What's the Best Way to Save for College?
It's never too early to start thinking about saving for your children's college education — particularly as the tuitions continue to rise.
The College Board Advocacy and Policy Center estimates the annual yearly cost at between $3,538 and $14,054 for a two-year college, between $18,326 and $29,193 for a four-year public college or university and about $37,000 for a four-year private institution.
Experts agree it's important for parents to start early with a savings plan, and there are various methods available.
Some of the most popular options include:
- 529 Plan: A state-run education savings plan designed to help families set aside funds for future college costs. There are two types of 529 plans: prepaid tuition plans and college savings plans. According to the Securities and Exchange Commission, prepaid tuition plans allow college savers to purchase credits at participating colleges and universities for future tuition, while college savings plans lets parents choose among several investment options — including stock mutual funds, bond mutual funds and money market funds — for their contributions, which the college savings plan invests on their behalf.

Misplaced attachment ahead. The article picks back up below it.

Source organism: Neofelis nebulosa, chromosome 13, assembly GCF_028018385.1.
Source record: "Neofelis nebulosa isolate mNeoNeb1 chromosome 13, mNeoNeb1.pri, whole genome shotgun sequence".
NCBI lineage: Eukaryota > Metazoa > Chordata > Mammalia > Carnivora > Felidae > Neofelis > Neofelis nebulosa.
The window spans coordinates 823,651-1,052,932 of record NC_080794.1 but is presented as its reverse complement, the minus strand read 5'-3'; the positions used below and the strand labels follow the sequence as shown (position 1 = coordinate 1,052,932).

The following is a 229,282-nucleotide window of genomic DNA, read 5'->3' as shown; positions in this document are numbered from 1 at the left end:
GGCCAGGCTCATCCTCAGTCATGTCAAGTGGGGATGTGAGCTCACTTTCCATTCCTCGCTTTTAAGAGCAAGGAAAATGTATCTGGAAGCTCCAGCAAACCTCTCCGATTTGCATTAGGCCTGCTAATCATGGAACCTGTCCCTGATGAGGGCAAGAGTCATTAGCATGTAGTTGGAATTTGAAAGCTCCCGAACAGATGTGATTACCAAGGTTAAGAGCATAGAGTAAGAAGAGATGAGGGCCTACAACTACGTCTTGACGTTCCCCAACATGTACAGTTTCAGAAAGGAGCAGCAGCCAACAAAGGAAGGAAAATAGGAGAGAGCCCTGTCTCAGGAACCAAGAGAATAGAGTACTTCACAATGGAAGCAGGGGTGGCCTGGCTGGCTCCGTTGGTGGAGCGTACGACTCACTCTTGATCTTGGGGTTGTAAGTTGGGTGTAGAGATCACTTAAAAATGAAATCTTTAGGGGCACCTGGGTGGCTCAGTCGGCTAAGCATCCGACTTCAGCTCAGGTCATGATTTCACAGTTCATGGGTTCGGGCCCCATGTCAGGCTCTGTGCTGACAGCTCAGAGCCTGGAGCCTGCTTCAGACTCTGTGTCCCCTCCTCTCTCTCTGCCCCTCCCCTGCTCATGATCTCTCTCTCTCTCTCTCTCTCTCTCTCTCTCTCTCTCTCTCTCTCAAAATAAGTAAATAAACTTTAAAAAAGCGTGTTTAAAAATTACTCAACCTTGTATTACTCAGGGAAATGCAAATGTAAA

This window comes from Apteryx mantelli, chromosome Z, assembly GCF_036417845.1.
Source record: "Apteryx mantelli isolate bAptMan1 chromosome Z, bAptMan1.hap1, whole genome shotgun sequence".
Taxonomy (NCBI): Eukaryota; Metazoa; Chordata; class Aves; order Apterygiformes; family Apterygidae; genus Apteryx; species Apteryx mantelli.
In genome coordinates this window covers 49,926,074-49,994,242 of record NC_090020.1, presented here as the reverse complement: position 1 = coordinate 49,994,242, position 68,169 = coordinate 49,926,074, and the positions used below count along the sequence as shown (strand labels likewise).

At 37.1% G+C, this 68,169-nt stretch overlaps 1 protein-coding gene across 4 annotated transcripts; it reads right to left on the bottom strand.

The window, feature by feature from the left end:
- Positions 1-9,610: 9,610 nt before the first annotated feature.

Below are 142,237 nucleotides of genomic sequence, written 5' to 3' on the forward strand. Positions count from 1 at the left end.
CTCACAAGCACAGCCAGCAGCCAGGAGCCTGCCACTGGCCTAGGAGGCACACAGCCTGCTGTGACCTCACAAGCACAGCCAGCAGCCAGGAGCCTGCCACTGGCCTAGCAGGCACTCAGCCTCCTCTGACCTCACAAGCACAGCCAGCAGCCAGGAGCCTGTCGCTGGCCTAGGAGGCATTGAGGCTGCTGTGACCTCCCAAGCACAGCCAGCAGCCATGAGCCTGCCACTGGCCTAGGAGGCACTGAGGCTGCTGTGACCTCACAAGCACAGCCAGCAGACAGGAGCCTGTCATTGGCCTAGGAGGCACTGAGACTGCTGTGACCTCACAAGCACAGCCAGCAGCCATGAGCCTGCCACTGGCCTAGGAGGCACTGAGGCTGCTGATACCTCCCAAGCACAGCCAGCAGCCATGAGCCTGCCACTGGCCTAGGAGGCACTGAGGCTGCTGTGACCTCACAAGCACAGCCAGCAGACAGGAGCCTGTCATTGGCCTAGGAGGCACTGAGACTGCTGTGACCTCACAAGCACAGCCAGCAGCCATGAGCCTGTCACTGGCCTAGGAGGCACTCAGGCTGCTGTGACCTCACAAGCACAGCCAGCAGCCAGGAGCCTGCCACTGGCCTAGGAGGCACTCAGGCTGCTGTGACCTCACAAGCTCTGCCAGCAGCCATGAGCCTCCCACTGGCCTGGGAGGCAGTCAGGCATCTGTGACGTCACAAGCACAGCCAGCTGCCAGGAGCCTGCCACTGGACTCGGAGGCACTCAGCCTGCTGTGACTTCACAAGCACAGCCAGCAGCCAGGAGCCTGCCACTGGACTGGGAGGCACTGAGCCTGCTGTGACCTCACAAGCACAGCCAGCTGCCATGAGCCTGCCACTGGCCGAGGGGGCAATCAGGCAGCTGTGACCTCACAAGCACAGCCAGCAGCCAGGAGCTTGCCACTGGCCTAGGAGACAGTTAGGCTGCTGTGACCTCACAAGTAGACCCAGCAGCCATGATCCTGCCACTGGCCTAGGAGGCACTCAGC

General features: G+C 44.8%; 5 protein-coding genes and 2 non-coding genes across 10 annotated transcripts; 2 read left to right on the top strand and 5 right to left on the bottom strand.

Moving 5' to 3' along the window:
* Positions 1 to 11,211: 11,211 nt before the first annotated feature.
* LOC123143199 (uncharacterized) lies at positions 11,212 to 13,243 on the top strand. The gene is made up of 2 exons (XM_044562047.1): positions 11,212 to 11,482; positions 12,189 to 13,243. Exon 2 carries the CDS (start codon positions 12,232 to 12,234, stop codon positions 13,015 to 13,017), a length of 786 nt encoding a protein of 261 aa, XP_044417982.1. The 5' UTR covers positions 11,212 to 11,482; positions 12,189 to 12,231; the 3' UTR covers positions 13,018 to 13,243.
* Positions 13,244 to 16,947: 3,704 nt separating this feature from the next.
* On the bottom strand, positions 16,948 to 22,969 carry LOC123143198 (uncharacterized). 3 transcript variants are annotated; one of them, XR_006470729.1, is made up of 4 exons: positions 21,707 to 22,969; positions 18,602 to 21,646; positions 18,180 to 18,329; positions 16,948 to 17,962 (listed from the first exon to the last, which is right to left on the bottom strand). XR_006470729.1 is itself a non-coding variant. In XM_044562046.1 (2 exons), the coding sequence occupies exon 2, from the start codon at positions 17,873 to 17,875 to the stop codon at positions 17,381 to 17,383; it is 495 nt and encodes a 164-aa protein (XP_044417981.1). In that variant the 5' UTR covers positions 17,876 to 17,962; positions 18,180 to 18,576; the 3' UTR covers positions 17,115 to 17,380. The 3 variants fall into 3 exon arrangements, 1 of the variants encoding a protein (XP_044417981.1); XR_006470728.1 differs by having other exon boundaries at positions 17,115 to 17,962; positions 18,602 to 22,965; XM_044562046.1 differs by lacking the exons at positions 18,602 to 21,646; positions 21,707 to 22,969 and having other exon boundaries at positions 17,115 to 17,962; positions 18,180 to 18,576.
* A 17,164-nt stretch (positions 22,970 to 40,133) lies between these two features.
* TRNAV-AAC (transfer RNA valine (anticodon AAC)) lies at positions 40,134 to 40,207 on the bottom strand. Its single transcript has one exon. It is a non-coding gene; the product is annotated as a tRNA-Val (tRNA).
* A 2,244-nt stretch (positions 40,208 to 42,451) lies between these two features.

- Coverdell Education Savings Account: An account created as an incentive to help parents and students save for education expenses. The accounts, which allow you to add only $2,000 or less a year, are exempt from federal taxes and can be used to pay qualified college expenses down the road.
- Roth IRA: Normally used as a retirement fund that incurs a penalty if money is taken out before age 60, there is an exception for distributions used to pay for qualified higher education expenses.
- Personal Investment Accounts: Allows parents to have more control of where and how, such as stocks, bonds or mutual funds, their money is invested.
- Life Insurance: Provides tax-free access to the cash value of the policy to pay for college expenses.
Other options include the Uniform Transfers to Minors Act or Uniform Gifts to Minors Act custodial accounts, which let you take advantage of your child’s lower tax rate, grants and Hope and Lifetime Learning Educational Credits, which provide tax credits for college expenses.
Chad Brooks is a Chicago-based freelance business and technology writer who has worked in public relations and spent 10 years as a newspaper reporter. You can reach him at email@example.com or follow him on Twitter @cbrooks76.
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